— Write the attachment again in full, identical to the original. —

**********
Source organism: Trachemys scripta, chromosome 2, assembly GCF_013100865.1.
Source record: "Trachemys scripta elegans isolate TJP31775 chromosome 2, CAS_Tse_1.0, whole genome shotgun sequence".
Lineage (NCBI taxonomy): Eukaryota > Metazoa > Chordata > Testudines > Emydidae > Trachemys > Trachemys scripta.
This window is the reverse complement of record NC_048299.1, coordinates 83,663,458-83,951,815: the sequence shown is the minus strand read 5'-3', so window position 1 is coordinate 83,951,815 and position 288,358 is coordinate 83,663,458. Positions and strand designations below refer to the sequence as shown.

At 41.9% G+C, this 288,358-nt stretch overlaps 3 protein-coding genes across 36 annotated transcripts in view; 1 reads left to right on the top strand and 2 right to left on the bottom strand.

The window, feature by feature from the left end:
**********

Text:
Source organism: Trachemys scripta, chromosome 2, assembly GCF_013100865.1.
Source record: "Trachemys scripta elegans isolate TJP31775 chromosome 2, CAS_Tse_1.0, whole genome shotgun sequence".
Lineage (NCBI taxonomy): Eukaryota > Metazoa > Chordata > Testudines > Emydidae > Trachemys > Trachemys scripta.
This window is the reverse complement of record NC_048299.1, coordinates 83,663,458-83,951,815: the sequence shown is the minus strand read 5'-3', so window position 1 is coordinate 83,951,815 and position 288,358 is coordinate 83,663,458. Positions and strand designations below refer to the sequence as shown.

At 41.9% G+C, this 288,358-nt stretch overlaps 3 protein-coding genes across 36 annotated transcripts in view; 1 reads left to right on the top strand and 2 right to left on the bottom strand.

The window, feature by feature from the left end: